In the 1860s, in Breslau, now Wroclaw (Poland), Robert Brendel (ca. 1821-1898), and his son, Reinhold, started a company that produced models for the teaching of botany. They were large scale models of the flowers, fruits, and reproductive organs of various plants; their educational value was enhanced by the fact that some of the external parts could be removed to allow examination of the inner structures.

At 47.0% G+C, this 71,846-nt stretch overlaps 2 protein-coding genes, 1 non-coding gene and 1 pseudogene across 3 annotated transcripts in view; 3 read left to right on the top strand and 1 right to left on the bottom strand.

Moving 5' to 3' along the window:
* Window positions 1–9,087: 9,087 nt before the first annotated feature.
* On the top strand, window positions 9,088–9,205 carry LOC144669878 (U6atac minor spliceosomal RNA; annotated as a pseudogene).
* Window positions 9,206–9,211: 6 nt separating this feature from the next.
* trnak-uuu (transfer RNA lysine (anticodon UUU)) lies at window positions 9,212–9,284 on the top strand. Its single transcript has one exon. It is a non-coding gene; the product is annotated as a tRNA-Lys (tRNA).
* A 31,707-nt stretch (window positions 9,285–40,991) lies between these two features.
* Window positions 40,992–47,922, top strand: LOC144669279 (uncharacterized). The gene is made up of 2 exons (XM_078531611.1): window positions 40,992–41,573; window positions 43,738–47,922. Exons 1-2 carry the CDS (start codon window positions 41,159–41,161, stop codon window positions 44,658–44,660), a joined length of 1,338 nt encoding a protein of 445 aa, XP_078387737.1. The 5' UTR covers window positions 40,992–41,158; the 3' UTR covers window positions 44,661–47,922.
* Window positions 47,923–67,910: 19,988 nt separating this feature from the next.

Professor Pietro Marchi, director of the Istituto Tecnico Toscano (now the Fondazione Scienza e Tecnica), purchased a large number of models as teaching aids in the applied sciences; subsequent acquisitions brought the number of Brendel models to the 173 pieces currently owned by the Fondazione. This project would restore ten of these models. At this time, the models are not on public display, but after the restoration they will be placed in climate-controlled display cases – with a plaque acknowledging the donors – in the Galleria. The Galleria is open to the public since it provides access to the planetarium and to the many teaching laboratory-workshops the Fondazione organizes for school and other groups.